A video clip made the rounds on social media, of Dustin Hoffman getting choked up as he talks about realizing, during filming of the movie “Tootsie”, that he had discounted so many women because they were not beautiful enough to warrant notice.  This realization came after he saw pictures of himself as a woman, transformed by a team of professional makeup artists, costumers and hair stylists.  (For those who don’t know, in the 1982 comedy “Tootsie”, an out of work actor masquerades as a woman in order to get roles in the soap opera industry.)  He looked at those first stills, and asked that they make him more beautiful; he was told, “sorry, that’s the best we can do.”  It hit him, then, how many woman have to struggle with not being able to meet the expectations of beauty; when their best will never be more than simply average.  Welcome to our world, Mr. Hoffman, so nice you could stop by, if even for a short visit.

It’s pretty devastating to live with the knowledge that you will constantly be overlooked, or discounted, or simply not exist because you are, at your best, merely average.  For those of us where “average” is even, perhaps, a stretch, we have to build a deep reservoir of self-worth, an unassailable knowledge that we have as much to offer as those above that Mendoza line of beauty, and work against resentment.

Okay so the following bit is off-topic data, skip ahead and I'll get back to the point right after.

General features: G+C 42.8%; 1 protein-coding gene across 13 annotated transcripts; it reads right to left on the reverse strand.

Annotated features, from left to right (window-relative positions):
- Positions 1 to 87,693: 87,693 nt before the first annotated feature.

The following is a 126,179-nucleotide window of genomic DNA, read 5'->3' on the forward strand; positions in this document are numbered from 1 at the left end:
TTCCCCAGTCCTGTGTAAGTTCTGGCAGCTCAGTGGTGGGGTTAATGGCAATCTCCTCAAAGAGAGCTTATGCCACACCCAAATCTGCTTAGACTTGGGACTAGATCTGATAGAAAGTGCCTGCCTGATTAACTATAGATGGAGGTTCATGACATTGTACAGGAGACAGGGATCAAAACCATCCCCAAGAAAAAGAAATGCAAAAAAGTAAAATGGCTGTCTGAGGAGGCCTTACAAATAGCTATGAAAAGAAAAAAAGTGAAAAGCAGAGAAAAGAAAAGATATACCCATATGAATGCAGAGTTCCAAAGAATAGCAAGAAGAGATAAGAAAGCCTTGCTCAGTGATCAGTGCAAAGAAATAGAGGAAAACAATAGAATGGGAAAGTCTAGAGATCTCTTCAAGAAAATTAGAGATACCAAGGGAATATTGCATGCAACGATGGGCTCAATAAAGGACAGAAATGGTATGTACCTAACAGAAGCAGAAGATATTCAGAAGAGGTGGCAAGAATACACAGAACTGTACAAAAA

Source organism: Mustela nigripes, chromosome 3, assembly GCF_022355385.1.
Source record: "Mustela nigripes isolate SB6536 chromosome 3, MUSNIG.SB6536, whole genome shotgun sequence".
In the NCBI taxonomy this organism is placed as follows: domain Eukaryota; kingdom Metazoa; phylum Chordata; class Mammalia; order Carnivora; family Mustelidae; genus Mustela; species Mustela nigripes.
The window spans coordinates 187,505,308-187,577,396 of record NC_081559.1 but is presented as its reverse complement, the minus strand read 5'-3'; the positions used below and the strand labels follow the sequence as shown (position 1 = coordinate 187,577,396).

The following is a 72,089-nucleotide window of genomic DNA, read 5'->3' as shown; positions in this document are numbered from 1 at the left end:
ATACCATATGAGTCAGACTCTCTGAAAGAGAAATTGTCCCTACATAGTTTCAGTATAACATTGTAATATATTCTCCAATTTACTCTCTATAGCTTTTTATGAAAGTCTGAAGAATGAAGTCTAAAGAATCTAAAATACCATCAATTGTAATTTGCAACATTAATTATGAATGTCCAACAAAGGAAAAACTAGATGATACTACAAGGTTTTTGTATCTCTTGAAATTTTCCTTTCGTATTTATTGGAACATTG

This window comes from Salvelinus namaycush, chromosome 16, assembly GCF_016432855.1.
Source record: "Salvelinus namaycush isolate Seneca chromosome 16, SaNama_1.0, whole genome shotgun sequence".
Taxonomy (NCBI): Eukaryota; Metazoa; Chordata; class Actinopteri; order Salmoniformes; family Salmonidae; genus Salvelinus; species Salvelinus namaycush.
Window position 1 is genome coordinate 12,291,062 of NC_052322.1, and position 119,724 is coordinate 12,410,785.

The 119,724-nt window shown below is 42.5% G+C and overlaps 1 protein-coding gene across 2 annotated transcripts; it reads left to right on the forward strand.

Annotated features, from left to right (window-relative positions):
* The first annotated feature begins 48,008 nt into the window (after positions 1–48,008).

But just as it’s easy to get demoralized by being constantly told to reach for the sublime (which you cannot attain), and that it’s possible to achieve that perfection if you believe hard enough (it’s not) or you work hard enough (it’s not), and to have images of those who have (or at least those who can be photoshopped to appear they have) touted at every turn, it’s also pretty easy to realize that these messages are not self truths.  It’s not that those of us below-average gals (and guys) are not beautiful enough.  It’s that the measurement of what is beautiful and attainable is wrong.

It can’t be helped that physical perfection (hence, marketable beauty) can be so blithely assumed by so many; we all are drawn to perfection, to absolute beauty.  But when we as a society started to believe that being the epitome of beautiful is not only desirable, but attainable and then necessary that we started to truly devalue ourselves.  It is only when we change our definition of beauty, and our expectation that beauty be limited to a very narrow interpretation, that life ceases to be a competition and instead becomes an affirmation.